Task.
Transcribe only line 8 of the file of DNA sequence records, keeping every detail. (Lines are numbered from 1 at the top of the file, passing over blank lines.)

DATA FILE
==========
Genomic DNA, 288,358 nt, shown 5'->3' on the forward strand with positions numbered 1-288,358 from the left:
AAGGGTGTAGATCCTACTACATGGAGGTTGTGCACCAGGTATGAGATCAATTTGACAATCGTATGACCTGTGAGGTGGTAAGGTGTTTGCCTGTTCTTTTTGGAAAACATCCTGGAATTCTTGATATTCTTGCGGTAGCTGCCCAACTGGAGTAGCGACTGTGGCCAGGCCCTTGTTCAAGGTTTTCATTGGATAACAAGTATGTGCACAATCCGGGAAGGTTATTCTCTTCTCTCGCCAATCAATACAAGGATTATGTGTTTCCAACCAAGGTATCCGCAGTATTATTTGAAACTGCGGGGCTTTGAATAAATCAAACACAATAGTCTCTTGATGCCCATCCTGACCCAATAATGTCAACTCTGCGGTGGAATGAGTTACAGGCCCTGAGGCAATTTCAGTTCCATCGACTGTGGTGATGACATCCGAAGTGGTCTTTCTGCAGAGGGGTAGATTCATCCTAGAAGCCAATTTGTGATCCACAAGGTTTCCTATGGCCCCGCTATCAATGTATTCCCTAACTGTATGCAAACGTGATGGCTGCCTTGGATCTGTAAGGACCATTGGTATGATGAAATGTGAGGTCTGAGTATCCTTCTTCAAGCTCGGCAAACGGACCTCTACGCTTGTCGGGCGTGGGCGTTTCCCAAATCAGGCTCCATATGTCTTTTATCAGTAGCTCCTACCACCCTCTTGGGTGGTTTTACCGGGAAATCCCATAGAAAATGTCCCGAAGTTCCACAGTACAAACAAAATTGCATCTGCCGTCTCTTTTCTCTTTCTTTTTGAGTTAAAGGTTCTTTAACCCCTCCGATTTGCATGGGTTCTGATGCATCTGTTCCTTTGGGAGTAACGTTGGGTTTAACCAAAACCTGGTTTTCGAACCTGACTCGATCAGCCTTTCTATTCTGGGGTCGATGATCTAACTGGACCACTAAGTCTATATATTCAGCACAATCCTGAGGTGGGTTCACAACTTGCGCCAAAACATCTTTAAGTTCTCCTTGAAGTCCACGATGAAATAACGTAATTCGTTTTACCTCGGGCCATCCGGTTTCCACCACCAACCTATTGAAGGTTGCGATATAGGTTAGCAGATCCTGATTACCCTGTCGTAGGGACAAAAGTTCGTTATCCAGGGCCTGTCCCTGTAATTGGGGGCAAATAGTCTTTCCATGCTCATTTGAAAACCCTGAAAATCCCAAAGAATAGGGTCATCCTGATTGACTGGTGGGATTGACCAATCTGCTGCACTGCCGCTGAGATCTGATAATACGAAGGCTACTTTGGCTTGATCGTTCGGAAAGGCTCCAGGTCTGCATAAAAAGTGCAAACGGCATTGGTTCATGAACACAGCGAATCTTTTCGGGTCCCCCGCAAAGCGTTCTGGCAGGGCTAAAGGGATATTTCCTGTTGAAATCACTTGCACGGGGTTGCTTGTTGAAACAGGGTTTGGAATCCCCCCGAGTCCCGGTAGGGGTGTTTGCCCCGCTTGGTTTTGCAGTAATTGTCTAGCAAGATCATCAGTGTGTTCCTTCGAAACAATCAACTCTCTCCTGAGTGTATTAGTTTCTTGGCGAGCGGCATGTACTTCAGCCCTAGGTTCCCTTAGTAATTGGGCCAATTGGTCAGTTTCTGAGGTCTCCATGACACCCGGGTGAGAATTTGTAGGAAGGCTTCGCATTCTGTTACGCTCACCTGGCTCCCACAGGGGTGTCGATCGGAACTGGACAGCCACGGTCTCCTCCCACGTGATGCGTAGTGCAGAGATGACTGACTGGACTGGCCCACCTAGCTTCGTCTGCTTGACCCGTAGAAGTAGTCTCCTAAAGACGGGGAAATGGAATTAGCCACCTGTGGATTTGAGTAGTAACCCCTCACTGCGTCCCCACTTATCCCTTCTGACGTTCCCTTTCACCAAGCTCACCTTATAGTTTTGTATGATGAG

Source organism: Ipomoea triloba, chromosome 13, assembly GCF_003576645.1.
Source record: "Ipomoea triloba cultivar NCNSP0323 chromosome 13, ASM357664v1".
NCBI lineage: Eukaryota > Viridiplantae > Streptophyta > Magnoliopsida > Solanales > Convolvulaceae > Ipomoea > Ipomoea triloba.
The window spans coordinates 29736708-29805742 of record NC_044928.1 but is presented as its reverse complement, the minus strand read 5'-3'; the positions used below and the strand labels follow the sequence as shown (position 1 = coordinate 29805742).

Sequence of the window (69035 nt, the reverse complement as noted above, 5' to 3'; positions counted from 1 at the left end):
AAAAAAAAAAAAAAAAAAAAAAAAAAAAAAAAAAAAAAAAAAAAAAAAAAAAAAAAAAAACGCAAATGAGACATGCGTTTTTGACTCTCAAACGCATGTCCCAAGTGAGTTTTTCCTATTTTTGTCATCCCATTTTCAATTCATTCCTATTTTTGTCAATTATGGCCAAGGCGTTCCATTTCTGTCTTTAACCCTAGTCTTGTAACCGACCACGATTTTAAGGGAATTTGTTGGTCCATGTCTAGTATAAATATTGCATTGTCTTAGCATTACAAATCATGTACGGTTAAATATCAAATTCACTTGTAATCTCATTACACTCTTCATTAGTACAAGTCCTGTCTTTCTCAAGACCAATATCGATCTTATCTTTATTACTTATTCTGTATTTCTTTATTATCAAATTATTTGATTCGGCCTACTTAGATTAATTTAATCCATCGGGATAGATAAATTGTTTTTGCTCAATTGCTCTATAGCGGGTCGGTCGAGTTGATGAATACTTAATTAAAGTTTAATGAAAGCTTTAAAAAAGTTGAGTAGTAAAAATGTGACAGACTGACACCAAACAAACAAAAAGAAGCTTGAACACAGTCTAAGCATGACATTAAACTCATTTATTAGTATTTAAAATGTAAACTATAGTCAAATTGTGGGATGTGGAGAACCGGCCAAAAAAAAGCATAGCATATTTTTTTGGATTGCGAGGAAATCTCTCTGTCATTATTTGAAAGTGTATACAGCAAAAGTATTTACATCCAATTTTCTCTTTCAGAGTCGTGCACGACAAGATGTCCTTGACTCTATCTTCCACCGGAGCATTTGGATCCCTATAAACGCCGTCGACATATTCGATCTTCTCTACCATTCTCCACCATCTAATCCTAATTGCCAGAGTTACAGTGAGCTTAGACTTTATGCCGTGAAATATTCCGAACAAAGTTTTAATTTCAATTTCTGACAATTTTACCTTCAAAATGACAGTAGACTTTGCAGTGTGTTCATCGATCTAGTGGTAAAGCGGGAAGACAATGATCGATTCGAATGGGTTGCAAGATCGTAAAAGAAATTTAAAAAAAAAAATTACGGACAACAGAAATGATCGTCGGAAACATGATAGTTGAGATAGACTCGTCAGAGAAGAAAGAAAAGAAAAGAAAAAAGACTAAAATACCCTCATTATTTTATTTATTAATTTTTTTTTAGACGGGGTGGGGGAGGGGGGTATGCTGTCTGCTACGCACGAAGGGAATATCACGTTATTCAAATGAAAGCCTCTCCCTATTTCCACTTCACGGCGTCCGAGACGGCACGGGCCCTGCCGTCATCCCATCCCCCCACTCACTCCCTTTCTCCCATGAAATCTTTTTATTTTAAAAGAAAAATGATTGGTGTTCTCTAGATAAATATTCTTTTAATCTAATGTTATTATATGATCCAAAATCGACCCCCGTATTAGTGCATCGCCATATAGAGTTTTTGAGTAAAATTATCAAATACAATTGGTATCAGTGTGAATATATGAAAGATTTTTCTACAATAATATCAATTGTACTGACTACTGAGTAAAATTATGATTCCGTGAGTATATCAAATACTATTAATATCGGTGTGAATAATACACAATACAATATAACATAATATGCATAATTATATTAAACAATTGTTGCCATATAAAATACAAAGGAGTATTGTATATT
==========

AAAAAAAAAAAAAAAAAAAAAAAAAAAAAAAAAAAAAAAAAAAAAAAAAAAAAAAAAAAACGCAAATGAGACATGCGTTTTTGACTCTCAAACGCATGTCCCAAGTGAGTTTTTCCTATTTTTGTCATCCCATTTTCAATTCATTCCTATTTTTGTCAATTATGGCCAAGGCGTTCCATTTCTGTCTTTAACCCTAGTCTTGTAACCGACCACGATTTTAAGGGAATTTGTTGGTCCATGTCTAGTATAAATATTGCATTGTCTTAGCATTACAAATCATGTACGGTTAAATATCAAATTCACTTGTAATCTCATTACACTCTTCATTAGTACAAGTCCTGTCTTTCTCAAGACCAATATCGATCTTATCTTTATTACTTATTCTGTATTTCTTTATTATCAAATTATTTGATTCGGCCTACTTAGATTAATTTAATCCATCGGGATAGATAAATTGTTTTTGCTCAATTGCTCTATAGCGGGTCGGTCGAGTTGATGAATACTTAATTAAAGTTTAATGAAAGCTTTAAAAAAGTTGAGTAGTAAAAATGTGACAGACTGACACCAAACAAACAAAAAGAAGCTTGAACACAGTCTAAGCATGACATTAAACTCATTTATTAGTATTTAAAATGTAAACTATAGTCAAATTGTGGGATGTGGAGAACCGGCCAAAAAAAAGCATAGCATATTTTTTTGGATTGCGAGGAAATCTCTCTGTCATTATTTGAAAGTGTATACAGCAAAAGTATTTACATCCAATTTTCTCTTTCAGAGTCGTGCACGACAAGATGTCCTTGACTCTATCTTCCACCGGAGCATTTGGATCCCTATAAACGCCGTCGACATATTCGATCTTCTCTACCATTCTCCACCATCTAATCCTAATTGCCAGAGTTACAGTGAGCTTAGACTTTATGCCGTGAAATATTCCGAACAAAGTTTTAATTTCAATTTCTGACAATTTTACCTTCAAAATGACAGTAGACTTTGCAGTGTGTTCATCGATCTAGTGGTAAAGCGGGAAGACAATGATCGATTCGAATGGGTTGCAAGATCGTAAAAGAAATTTAAAAAAAAAAATTACGGACAACAGAAATGATCGTCGGAAACATGATAGTTGAGATAGACTCGTCAGAGAAGAAAGAAAAGAAAAGAAAAAAGACTAAAATACCCTCATTATTTTATTTATTAATTTTTTTTTAGACGGGGTGGGGGAGGGGGGTATGCTGTCTGCTACGCACGAAGGGAATATCACGTTATTCAAATGAAAGCCTCTCCCTATTTCCACTTCACGGCGTCCGAGACGGCACGGGCCCTGCCGTCATCCCATCCCCCCACTCACTCCCTTTCTCCCATGAAATCTTTTTATTTTAAAAGAAAAATGATTGGTGTTCTCTAGATAAATATTCTTTTAATCTAATGTTATTATATGATCCAAAATCGACCCCCGTATTAGTGCATCGCCATATAGAGTTTTTGAGTAAAATTATCAAATACAATTGGTATCAGTGTGAATATATGAAAGATTTTTCTACAATAATATCAATTGTACTGACTACTGAGTAAAATTATGATTCCGTGAGTATATCAAATACTATTAATATCGGTGTGAATAATACACAATACAATATAACATAATATGCATAATTATATTAAACAATTGTTGCCATATAAAATACAAAGGAGTATTGTATATT